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ON FAITH & MEDIA View Comments

A Perfect Getaway

By
John Mulderig
Source: Catholic News Service

The natural splendors of a remote area of Hawaii provide the backdrop for director David Twohy's not-so-splendid thriller "A Perfect Getaway" (Rogue). After a reasonably intriguing central plot twist—though one that fails to jibe entirely with what has gone before—the shifty drama degenerates, becoming overwrought in tone and excessively violent in content.
 
As they head for the beautiful, but isolated Kalalau Valley on the island of Kauai, hiking honeymooners Cliff (Steve Zahn) and Cydney (Milla Jovovich) learn that the couple wanted in a series of recent, well-publicized murders may have fled to the region. So when Kale (Chris Hemsworth) and Cleo (Marley Shelton), a pair of creepy hitchhikers they had refused to pick up earlier, suspiciously and threateningly resurface, the newlyweds are unnerved.
 
Pressing on, they cross paths with friendly, talkative Iraq War veteran Nick (Timothy Olyphant), whose company they initially find reassuring. But his trail leads to girlfriend Gina (Kiele Sanchez), and it's not long before his tall tales of combat prowess and her dexterity with a butcher knife—exhibited to gruesome effect on a goat Nick has felled with a bow and arrow—have Cliff and Cydney worrying again.
 
Zahn's skillful impersonation of twitchy, nerdy Cliff, a Hollywood screenwriter easily overshadowed and intimidated by Nick's real-life exploits, heightens the atmosphere of uncertainty. But objectionable elements include not only the climactic bloodletting, but a prolonged skinny-dipping scene and a murky tide of four-letter words.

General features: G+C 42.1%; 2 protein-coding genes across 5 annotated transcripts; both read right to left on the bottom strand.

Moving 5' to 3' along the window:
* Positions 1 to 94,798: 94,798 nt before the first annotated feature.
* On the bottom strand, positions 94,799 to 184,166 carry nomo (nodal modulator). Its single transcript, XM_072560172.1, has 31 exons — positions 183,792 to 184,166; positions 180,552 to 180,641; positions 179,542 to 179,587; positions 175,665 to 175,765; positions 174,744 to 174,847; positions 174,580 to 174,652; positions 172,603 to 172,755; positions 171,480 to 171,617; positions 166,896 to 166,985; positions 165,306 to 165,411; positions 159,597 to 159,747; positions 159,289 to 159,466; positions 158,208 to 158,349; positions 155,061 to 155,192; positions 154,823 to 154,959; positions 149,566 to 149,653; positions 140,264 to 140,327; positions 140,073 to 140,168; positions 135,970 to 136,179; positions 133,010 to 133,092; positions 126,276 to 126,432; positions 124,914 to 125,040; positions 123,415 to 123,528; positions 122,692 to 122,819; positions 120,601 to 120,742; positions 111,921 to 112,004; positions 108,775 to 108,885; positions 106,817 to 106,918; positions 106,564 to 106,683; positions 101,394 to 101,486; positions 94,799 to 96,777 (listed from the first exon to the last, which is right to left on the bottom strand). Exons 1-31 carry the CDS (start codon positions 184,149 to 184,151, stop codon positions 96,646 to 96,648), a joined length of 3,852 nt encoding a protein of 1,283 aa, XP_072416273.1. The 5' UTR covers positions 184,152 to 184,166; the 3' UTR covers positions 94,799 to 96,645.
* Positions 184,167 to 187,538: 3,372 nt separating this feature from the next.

The film contains considerable action violence, some of it gory, cohabitation, drug use, rear and partial nudity, a half-dozen uses of profanity, and much rough and crude language. The USCCB Office for Film & Broadcasting classification is L—limited adult audience, films whose problematic content many adults would find troubling. The Motion Picture Association of America rating is R—restricted. Under 17 requires accompanying parent or adult guardian.
 
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Mulderig is on the staff of the Office for Film & Broadcasting of the U.S. Conference of Catholic Bishops.


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Thomas Aquinas: By universal consent, Thomas Aquinas is the preeminent spokesman of the Catholic tradition of reason and of divine revelation. He is one of the great teachers of the medieval Catholic Church, honored with the titles Doctor of the Church and Angelic Doctor. 
<p>At five he was given to the Benedictine monastery at Monte Cassino in his parents’ hopes that he would choose that way of life and eventually became abbot. In 1239 he was sent to Naples to complete his studies. It was here that he was first attracted to Aristotle’s philosophy. </p><p>By 1243, Thomas abandoned his family’s plans for him and joined the Dominicans, much to his mother’s dismay. On her order, Thomas was captured by his brother and kept at home for over a year. </p><p>Once free, he went to Paris and then to Cologne, where he finished his studies with Albert the Great. He held two professorships at Paris, lived at the court of Pope Urban IV, directed the Dominican schools at Rome and Viterbo, combated adversaries of the mendicants, as well as the Averroists, and argued with some Franciscans about Aristotelianism. </p><p>His greatest contribution to the Catholic Church is his writings. The unity, harmony and continuity of faith and reason, of revealed and natural human knowledge, pervades his writings. One might expect Thomas, as a man of the gospel, to be an ardent defender of revealed truth. But he was broad enough, deep enough, to see the whole natural order as coming from God the Creator, and to see reason as a divine gift to be highly cherished. </p><p>The <i>Summa Theologiae</i>, his last and, unfortunately, uncompleted work, deals with the whole of Catholic theology. He stopped work on it after celebrating Mass on December 6, 1273. When asked why he stopped writing, he replied, “I cannot go on.... All that I have written seems to me like so much straw compared to what I have seen and what has been revealed to me.” He died March 7, 1274.</p> American Catholic Blog We talk often about how we are God’s “hands and feet,” which is true. That being said, we can’t fall into the trap of thinking God needs us like we need Him. He’s God—which makes the reality that He wants to use us and be in a relationship with us an even sweeter, more profound truth.

 
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